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If you’re interested in Hello Pal International Inc. (CNSX:HP), then you might want to consider its beta (a measure of share price volatility) in order to understand how the stock could impact your portfolio. Volatility is considered to be a measure of risk in modern finance theory. Investors may think of volatility as falling into two main categories. The first category is company specific volatility. This can be dealt with by limiting your exposure to any particular stock. The second type is the broader market volatility, which you cannot diversify away, since it arises from macroeconomic factors which directly affects all the stocks on the market.
Some stocks are more sensitive to general market forces than others. Beta is a widely used metric to measure a stock’s exposure to market risk (volatility). Before we go on, it’s worth noting that Warren Buffett pointed out in his 2014 letter to shareholders that ‘volatility is far from synonymous with risk.’ Having said that, beta can still be rather useful. The first thing to understand about beta is that the beta of the overall market is one. A stock with a beta greater than one is more sensitive to broader market movements than a stock with a beta of less than one.
What HP’s beta value tells investors
Zooming in on Hello Pal International, we see it has a five year beta of 1.9. This is above 1, so historically its share price has been influenced by the broader volatility of the stock market. Based on this history, investors should be aware that Hello Pal International are likely to rise strongly in times of greed, but sell off in times of fear. Many would argue that beta is useful in position sizing, but fundamental metrics such as revenue and earnings are more important overall. You can see Hello Pal International’s revenue and earnings in the image below.
Does HP’s size influence the expected beta?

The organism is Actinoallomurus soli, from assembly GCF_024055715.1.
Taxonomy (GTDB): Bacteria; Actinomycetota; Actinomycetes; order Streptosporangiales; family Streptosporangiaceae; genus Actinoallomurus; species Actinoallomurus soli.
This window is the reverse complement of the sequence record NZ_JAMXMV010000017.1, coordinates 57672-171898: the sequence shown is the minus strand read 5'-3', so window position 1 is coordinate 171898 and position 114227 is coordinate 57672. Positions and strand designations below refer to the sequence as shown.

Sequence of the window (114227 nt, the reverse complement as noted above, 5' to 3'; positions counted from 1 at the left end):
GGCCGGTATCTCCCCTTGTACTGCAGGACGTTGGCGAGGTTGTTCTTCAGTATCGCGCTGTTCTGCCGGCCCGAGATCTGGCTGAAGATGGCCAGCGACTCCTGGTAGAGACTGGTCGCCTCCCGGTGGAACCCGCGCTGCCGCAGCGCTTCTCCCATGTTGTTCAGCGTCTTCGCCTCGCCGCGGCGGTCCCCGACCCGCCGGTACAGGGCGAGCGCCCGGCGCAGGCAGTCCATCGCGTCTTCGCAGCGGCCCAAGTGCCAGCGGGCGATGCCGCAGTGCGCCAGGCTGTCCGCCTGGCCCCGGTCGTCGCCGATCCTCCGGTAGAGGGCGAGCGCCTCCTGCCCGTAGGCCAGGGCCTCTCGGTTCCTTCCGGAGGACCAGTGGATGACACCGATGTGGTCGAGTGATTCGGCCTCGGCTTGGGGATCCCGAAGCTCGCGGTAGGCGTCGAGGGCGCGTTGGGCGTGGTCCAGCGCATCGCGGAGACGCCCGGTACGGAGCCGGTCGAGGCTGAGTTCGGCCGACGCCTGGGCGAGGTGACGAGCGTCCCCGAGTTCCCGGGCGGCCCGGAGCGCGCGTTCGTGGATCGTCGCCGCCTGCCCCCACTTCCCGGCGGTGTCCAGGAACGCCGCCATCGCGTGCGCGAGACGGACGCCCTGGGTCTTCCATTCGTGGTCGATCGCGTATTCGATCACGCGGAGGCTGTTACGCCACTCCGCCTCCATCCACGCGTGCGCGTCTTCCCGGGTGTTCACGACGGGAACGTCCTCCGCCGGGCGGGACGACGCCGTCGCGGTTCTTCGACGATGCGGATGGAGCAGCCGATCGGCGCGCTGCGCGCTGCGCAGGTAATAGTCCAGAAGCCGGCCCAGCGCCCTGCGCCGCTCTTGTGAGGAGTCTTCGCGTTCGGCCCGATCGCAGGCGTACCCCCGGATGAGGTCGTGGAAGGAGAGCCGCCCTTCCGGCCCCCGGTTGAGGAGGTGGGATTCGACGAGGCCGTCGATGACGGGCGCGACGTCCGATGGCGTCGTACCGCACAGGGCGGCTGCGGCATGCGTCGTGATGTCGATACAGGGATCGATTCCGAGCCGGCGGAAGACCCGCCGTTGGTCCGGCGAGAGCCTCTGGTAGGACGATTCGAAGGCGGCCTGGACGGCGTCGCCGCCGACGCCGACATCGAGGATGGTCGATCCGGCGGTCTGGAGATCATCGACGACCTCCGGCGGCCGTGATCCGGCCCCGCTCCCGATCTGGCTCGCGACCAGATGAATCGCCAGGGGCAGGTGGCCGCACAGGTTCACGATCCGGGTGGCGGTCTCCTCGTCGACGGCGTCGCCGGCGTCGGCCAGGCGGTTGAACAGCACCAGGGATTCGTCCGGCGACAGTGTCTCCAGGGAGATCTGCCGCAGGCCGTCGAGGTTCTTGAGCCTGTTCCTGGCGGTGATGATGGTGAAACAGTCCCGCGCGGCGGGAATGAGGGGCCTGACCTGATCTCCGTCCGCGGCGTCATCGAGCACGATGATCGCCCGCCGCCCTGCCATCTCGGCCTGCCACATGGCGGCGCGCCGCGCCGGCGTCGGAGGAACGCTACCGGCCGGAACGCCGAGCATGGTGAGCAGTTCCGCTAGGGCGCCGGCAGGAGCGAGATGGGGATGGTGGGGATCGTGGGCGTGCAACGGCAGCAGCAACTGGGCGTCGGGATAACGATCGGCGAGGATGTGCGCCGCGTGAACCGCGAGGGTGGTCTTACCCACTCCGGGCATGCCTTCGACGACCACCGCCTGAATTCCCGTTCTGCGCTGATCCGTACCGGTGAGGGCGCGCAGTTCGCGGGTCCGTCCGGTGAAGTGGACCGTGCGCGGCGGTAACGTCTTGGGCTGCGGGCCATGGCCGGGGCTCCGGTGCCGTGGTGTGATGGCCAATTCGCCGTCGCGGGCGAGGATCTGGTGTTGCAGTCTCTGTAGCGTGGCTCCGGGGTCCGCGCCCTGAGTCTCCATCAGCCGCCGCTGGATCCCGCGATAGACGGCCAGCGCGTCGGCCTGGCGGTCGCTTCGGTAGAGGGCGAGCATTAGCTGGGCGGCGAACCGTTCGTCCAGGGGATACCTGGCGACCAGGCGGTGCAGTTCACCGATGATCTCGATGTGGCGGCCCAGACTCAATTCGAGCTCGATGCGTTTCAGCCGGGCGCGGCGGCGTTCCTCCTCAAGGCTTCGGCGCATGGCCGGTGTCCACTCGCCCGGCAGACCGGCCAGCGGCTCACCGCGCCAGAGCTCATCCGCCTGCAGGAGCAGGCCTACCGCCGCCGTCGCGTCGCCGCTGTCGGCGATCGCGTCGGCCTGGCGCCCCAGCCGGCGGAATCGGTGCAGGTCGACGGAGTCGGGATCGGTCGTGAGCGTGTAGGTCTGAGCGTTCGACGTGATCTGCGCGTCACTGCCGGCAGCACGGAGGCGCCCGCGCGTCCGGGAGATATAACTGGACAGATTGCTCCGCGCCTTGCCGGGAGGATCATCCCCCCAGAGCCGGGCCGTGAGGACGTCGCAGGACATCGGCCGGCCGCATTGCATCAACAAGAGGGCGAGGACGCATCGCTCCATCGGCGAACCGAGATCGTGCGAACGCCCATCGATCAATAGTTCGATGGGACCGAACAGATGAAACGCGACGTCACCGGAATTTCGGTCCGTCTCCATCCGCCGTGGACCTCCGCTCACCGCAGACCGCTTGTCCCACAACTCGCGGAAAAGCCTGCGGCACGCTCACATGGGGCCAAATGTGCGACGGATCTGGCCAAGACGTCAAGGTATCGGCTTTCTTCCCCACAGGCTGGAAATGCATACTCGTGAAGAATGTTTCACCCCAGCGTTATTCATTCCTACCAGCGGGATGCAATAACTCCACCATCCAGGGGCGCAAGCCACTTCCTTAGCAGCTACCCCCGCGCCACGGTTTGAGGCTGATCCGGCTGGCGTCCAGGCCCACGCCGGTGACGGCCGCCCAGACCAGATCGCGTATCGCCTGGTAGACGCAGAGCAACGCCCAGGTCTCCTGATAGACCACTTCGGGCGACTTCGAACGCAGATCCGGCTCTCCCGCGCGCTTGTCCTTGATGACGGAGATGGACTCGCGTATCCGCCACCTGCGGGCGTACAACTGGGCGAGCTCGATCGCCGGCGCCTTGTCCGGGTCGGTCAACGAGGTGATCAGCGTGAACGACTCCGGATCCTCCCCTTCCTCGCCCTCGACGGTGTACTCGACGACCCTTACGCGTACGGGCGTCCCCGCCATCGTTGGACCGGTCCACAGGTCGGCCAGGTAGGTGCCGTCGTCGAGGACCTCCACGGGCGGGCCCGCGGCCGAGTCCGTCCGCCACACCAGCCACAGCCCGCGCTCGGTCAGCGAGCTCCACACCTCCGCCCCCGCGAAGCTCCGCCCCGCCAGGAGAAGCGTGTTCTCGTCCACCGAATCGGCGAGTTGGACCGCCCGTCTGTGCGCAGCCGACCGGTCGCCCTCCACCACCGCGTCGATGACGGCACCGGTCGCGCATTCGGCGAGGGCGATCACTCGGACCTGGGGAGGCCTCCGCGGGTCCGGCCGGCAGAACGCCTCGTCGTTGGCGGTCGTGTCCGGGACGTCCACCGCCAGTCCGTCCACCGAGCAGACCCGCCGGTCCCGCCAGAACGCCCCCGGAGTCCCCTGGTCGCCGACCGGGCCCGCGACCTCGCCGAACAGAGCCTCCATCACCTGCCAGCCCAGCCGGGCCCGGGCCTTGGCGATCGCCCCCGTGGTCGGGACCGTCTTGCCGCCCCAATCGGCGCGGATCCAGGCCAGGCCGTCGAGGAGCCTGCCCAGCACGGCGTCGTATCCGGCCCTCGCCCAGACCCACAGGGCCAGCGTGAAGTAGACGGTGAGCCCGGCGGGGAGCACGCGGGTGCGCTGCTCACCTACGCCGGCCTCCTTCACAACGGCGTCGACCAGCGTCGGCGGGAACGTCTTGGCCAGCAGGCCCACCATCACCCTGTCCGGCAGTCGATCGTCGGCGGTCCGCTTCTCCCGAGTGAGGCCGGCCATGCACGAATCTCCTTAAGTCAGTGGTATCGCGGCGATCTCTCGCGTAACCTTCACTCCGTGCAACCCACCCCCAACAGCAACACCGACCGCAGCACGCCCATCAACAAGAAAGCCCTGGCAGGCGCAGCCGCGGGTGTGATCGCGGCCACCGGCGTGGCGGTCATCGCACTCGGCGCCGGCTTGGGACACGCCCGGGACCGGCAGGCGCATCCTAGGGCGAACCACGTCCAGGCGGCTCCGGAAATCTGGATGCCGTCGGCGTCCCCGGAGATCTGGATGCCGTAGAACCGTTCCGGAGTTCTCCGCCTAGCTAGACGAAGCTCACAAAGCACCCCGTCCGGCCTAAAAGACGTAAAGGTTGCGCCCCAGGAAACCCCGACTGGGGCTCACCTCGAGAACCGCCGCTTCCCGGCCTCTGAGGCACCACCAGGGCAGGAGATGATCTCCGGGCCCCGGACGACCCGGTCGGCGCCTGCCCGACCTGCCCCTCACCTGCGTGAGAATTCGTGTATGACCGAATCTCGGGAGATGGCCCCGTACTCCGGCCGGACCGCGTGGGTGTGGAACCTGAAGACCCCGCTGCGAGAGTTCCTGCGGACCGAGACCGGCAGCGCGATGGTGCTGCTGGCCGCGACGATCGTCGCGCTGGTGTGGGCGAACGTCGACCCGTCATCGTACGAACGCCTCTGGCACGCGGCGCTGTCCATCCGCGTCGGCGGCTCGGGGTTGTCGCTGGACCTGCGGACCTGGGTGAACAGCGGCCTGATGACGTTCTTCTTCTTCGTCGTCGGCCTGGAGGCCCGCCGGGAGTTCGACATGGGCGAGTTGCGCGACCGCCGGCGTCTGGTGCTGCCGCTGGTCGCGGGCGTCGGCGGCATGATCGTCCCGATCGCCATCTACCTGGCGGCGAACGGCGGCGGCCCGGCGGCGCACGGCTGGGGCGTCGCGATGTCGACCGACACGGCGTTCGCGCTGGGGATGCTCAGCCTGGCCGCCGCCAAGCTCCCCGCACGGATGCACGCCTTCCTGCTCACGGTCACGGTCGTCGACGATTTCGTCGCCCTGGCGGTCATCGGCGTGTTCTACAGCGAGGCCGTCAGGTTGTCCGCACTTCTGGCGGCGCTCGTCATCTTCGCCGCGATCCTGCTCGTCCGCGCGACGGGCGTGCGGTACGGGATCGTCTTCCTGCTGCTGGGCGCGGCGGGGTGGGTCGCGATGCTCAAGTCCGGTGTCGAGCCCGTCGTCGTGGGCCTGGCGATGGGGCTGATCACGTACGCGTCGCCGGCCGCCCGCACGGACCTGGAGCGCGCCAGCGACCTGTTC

Hello Pal International is a rather small company. It has a market capitalisation of CA$5.1m, which means it is probably under the radar of most investors. It has a relatively high beta, suggesting it is fairly actively traded for a company of its size. Because it takes less capital to move the share price of a small company like this, when a stock this size is actively traded it is quite often more sensitive to market volatility than similar large companies.
What this means for you:
Beta only tells us that the Hello Pal International share price is sensitive to broader market movements. This could indicate that it is a high growth company, or is heavily influenced by sentiment because it is speculative. Alternatively, it could have operating leverage in its business model. Ultimately, beta is an interesting metric, but there’s plenty more to learn. This article aims to educate investors about beta values, but it’s well worth looking at important company-specific fundamentals such as Hello Pal International’s financial health and performance track record. I highly recommend you dive deeper by considering the following:
- Financial Health: Are HP’s operations financially sustainable? Balance sheets can be hard to analyze, which is why we’ve done it for you. Check out our financial health checks here.
- Past Track Record: Has HP been consistently performing well irrespective of the ups and downs in the market? Go into more detail in the past performance analysis and take a look at the free visual representations of HP’s historicals for more clarity.
- Other High-Performing Stocks: Are there other stocks that provide better prospects with proven track records? Explore our free list of these great stocks here.
We aim to bring you long-term focused research analysis driven by fundamental data. Note that our analysis may not factor in the latest price-sensitive company announcements or qualitative material.
If you spot an error that warrants correction, please contact the editor at email@example.com. This article by Simply Wall St is general in nature. It does not constitute a recommendation to buy or sell any stock, and does not take account of your objectives, or your financial situation. Simply Wall St has no position in the stocks mentioned. Thank you for reading.